When stains are noticed at the counter, the normal procedure is to mark the stain with a stick on stain tag or pre-spotting flyer.
The problem with this is that the drycleaner often overlooks the tag or flyer and the garment is cleaned without being pre-spotted. When I do consultations for drycleaners, I always notice stain tags floating around the drycleaning machine.
Pre-spotting at the counter is not feasible using normal spotting agents. This starts with health and odor problems. Customers should not be subjected to any strong solvent odors, which are always interpreted as being harmful to health.
The other problem is fabric and dye safety. You would want to use agents that are safe to the fabric and dye and that rinse out easily when the garment is wetcleaned or drycleaned. It is important to note that many chemicals you may deem safe at the spotting board can not be used by counter people at the mark in station.
The following chemicals are used at the spotting board but not by the counter people or mark in station. It is also important to note that agents that you use for pre-spotting may not be rinsed out at the spotting board but have to be completely soluble in the solvent that you are using.
Chemicals not to be used at the counter
Tannin formulas. These agents consist of a wetside lubricant and a mild acid. If put on a fabric for a period of time it has the capability of affecting the dye. The other problem is that when the item is drycleaned there is the likelihood of rings and the acid content of the spotting agent will still remain on the fabric.
Protein formulas. They consist of a wetside lubricant and mild alkali. If left on a fabric for a period of time, it will affect the dye on most silks, wools and bright and vivid colors. The alkali still remains on the fabric after drycleaning. The alkali present will also turn white fabrics yellow. There will be rings that will not come out in drycleaning.
Oily-type paint remover. This agent contains ingredients that can not be used at the counter. The solvents present emit heavy odors and may not be legal according to EPA regulations.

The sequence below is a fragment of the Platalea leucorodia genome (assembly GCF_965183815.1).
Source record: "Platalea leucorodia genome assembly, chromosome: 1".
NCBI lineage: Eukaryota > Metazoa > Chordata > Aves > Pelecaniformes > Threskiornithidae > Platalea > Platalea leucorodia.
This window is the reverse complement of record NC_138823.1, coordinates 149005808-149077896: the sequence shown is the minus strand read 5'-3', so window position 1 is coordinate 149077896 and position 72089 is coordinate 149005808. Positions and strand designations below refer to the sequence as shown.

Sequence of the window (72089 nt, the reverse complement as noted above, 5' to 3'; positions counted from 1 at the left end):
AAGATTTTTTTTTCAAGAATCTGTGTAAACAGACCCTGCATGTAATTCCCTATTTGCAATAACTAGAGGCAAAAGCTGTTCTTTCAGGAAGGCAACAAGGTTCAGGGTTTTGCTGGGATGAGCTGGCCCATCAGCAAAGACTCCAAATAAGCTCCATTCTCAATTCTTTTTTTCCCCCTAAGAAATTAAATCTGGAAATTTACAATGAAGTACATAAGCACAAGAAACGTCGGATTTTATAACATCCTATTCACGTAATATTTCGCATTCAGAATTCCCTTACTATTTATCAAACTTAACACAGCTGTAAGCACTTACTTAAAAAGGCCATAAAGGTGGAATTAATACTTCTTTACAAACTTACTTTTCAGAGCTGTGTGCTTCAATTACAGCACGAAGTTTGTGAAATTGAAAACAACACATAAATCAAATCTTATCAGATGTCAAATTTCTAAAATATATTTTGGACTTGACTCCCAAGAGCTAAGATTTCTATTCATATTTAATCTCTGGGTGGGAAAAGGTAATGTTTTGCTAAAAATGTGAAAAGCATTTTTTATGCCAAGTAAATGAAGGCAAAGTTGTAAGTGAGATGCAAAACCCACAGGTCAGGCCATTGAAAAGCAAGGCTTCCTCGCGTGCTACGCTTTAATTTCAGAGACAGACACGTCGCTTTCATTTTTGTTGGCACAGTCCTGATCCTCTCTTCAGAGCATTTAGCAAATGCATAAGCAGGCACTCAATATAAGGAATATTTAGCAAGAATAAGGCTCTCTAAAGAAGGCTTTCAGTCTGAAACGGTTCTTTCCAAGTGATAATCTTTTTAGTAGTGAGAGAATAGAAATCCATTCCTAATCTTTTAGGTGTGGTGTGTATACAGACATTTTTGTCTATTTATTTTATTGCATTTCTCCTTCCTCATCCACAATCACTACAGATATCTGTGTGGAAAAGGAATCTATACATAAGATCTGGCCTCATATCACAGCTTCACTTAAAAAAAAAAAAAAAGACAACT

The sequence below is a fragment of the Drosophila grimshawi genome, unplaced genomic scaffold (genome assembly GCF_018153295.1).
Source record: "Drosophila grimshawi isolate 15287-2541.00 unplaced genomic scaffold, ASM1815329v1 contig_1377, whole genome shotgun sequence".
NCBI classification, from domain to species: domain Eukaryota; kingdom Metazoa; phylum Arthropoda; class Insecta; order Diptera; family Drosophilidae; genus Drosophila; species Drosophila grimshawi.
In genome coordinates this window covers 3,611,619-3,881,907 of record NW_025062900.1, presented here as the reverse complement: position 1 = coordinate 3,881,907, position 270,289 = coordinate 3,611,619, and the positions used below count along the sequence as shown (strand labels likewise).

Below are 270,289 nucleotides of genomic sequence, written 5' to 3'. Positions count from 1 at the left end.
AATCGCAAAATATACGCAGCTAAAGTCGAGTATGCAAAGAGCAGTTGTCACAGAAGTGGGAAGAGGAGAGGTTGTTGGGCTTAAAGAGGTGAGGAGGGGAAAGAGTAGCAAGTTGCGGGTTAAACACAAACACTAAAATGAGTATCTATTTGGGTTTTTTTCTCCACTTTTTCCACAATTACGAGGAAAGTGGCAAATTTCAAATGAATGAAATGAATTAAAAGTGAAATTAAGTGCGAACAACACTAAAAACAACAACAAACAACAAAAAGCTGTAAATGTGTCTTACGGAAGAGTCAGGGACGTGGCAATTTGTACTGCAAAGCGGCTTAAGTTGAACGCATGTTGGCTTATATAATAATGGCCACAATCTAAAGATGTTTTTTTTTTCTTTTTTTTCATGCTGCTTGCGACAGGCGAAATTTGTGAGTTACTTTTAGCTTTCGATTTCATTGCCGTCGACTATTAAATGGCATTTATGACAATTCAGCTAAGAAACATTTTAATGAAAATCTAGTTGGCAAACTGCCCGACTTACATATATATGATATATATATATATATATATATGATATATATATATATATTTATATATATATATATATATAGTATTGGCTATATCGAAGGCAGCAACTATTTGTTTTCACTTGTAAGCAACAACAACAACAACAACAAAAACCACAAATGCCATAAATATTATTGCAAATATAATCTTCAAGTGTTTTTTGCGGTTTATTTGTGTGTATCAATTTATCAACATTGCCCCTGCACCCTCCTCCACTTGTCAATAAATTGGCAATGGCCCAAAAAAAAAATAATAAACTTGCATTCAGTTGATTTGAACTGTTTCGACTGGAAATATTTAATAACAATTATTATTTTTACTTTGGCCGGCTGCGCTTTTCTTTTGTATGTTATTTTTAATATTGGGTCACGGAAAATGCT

The other problem is that oily-type paint removers will be hazardous when left on a fabric for a period of time. These agents contain alcohol that is activated by moisture in the air causing the fabric and dye to discolor as well as oxidizing into the fabric.
Amyl acetate. This solvent has a strong banana odor which makes it impossible to use at the counter. It also is a flammable agent and poses risks that must be avoided.
Pre-spotting leveling agents. It is wise to note that some pre-spotting agents you are using have perc in them and legally can not be used at the counter. The other problem is oxidation which occurs when the agent is left in the fabric for a period of time.
What can be used?
I have worked with many products in trying to find something that can be used at the counter or mark in station. Enzy-Spot developed by Cleaners Chemical Corp. possesses qualities that make it feasible to use at the counter.
This includes the following:
The odor is mild consisting of a slight fragrance.
The agent is completely neutral having no acid or alkaline content.
It contains enzymes which are effective on protein, albumin, some oils and greases.
It contains nonionic agents which are also effective on grease and oils.
It contains a small degree of water which combined with the lubricant breaks down and makes stains soluble such as sweet stains and non-oxidized tannin stains.
It contains leveling agents which means it can be put on a fabric and the agent, when drycleaned will completely rinse out. From testing I have done I have found that this product will rinse out in most common solvents such as perc, hydrocarbons and GreenEarth.
How to use
If a stain is noticed at the counter or mark in station, apply the agent to the fabric and either hang or put it into the basket to be drycleaned. The moisture, lubrication and enzyme will soften the stain, making it easier for the drycleaning machine to remove.